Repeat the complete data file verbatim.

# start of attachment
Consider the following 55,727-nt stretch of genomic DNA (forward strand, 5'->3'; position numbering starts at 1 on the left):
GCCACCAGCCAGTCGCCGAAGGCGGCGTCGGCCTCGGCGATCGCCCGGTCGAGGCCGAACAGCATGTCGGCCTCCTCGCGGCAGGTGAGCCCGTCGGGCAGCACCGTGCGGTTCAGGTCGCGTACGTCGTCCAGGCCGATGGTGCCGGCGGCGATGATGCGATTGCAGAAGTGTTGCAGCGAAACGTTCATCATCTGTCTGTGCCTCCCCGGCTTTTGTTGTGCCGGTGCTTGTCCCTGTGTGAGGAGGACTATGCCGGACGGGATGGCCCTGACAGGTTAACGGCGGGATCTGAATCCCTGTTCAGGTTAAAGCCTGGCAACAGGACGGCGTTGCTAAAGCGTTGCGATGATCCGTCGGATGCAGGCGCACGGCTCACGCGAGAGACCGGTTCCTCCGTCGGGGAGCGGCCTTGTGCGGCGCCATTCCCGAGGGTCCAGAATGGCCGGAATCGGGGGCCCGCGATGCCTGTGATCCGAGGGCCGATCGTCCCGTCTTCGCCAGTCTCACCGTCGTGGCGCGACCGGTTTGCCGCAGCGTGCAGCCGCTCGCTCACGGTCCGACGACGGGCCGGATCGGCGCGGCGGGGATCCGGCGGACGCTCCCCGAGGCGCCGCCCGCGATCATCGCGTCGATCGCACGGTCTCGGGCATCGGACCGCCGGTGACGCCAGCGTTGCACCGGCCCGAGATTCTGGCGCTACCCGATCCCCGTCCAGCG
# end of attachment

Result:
Consider the following 55,727-nt stretch of genomic DNA (forward strand, 5'->3'; position numbering starts at 1 on the left):
GCCACCAGCCAGTCGCCGAAGGCGGCGTCGGCCTCGGCGATCGCCCGGTCGAGGCCGAACAGCATGTCGGCCTCCTCGCGGCAGGTGAGCCCGTCGGGCAGCACCGTGCGGTTCAGGTCGCGTACGTCGTCCAGGCCGATGGTGCCGGCGGCGATGATGCGATTGCAGAAGTGTTGCAGCGAAACGTTCATCATCTGTCTGTGCCTCCCCGGCTTTTGTTGTGCCGGTGCTTGTCCCTGTGTGAGGAGGACTATGCCGGACGGGATGGCCCTGACAGGTTAACGGCGGGATCTGAATCCCTGTTCAGGTTAAAGCCTGGCAACAGGACGGCGTTGCTAAAGCGTTGCGATGATCCGTCGGATGCAGGCGCACGGCTCACGCGAGAGACCGGTTCCTCCGTCGGGGAGCGGCCTTGTGCGGCGCCATTCCCGAGGGTCCAGAATGGCCGGAATCGGGGGCCCGCGATGCCTGTGATCCGAGGGCCGATCGTCCCGTCTTCGCCAGTCTCACCGTCGTGGCGCGACCGGTTTGCCGCAGCGTGCAGCCGCTCGCTCACGGTCCGACGACGGGCCGGATCGGCGCGGCGGGGATCCGGCGGACGCTCCCCGAGGCGCCGCCCGCGATCATCGCGTCGATCGCACGGTCTCGGGCATCGGACCGCCGGTGACGCCAGCGTTGCACCGGCCCGAGATTCTGGCGCTACCCGATCCCCGTCCAGCG